This publication was intended to help understand Russia better by bringing together the perspectives of American analysts with those of scholars who were much closer to Russia due to geography and history. Therefore, was invited 12 analysts from Central and Eastern Europe to share their views on issues ranging from Russia’s structure of power and President Vladimir Putin’s foreign policy goals to Russia’s energy policy. This book makes opportunity to learn from the differences between these perspectives.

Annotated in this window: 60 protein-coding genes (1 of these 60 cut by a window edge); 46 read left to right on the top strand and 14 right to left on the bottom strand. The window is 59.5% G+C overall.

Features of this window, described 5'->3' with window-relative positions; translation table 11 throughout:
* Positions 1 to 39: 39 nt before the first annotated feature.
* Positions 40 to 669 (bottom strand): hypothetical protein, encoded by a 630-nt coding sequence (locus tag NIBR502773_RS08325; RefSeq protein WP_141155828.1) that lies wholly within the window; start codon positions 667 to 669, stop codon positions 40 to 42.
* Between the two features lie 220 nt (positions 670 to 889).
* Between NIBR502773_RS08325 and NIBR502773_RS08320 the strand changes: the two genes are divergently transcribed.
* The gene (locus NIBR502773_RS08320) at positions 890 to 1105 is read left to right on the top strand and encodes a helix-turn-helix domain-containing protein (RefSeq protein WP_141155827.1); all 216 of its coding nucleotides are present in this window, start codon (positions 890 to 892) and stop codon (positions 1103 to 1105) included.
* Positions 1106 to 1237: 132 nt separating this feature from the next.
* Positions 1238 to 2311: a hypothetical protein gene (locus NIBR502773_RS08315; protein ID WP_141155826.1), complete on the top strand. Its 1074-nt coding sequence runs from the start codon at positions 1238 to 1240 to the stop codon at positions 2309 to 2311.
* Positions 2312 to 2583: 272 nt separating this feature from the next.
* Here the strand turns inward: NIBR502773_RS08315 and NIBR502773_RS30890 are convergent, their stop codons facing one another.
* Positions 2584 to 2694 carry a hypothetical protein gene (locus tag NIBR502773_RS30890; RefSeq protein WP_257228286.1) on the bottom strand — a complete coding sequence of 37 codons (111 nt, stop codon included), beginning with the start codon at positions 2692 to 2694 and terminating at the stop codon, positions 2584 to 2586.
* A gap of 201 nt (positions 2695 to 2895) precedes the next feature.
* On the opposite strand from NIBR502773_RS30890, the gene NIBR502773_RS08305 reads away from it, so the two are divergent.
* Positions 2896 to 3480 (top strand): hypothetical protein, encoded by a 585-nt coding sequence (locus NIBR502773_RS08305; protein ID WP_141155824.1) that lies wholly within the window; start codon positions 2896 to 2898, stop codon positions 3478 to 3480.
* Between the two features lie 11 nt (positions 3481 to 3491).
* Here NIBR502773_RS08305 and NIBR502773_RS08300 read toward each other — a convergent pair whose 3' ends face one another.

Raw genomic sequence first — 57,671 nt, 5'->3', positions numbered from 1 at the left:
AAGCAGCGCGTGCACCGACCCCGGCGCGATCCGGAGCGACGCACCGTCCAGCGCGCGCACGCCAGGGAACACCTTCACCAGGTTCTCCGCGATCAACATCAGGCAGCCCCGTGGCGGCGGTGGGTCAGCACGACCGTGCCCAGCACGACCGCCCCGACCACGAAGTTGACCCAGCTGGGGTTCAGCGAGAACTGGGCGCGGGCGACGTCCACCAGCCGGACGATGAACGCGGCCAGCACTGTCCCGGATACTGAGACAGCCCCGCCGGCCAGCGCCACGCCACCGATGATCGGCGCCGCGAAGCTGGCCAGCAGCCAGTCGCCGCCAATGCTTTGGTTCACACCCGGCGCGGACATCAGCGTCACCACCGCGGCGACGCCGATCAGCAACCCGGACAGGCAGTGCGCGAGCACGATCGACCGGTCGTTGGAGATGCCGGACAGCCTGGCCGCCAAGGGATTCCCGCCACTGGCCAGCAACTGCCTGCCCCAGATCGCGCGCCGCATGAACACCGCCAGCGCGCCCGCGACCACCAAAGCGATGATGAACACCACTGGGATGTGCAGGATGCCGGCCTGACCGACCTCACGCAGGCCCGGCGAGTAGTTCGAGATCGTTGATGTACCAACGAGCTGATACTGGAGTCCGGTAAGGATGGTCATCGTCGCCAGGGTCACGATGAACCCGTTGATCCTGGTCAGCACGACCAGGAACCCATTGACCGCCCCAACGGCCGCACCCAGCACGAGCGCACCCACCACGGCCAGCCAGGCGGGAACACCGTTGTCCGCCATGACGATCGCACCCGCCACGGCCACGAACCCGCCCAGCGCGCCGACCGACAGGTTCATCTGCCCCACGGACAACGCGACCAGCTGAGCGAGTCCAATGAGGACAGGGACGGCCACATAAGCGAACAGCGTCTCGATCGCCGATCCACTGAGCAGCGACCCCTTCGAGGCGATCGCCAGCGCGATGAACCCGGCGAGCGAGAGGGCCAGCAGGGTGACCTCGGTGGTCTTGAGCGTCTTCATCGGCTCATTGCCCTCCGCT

If Russia veers toward instability or a more severe dictatorship under President Vladimir Putin, the threat to its neighbors could be severe. Such a scenario would also present serious challenges for European integration and derail the process of rapprochement with the United States. To understand Russias unsteady evolution, the Council on Foreign Relations organized an innovative international conference with analysts from the new democracies of Central and Eastern Europe. The proceedings of that conference, gathered in this volume, provide a unique regional perspective on Russias domestic politics, economic development, energy policies, and internal security, as well as Moscows foreign policies toward its European and Central Asian neighbors, the European Union, NATO, and the United States. Contributors include Lszl Csaba (Poland), Aleksander Duleba (Slovak Republic), Marko Mihkelson (Estonia), Hryhoriy Nemyria (Ukraine), Katarzyna Peczyska-Necz (Poland), Marcin Andrzej Piotrowski (Poland), Leonid Polyakov (Ukraine), Lszl Pti (Hungary) Krzysztof Strachota (Poland), Jurgis Vilemas (Lithuania), and Vladimir Votapek (Czech Republic). Janusz Bugaski is director of the Eastern European Project at the Center for Strategic and International Studies in Washington, D.C. He also runs the South-Central Europe area studies program at the Foreign Service Institute, U.S. Department of State.
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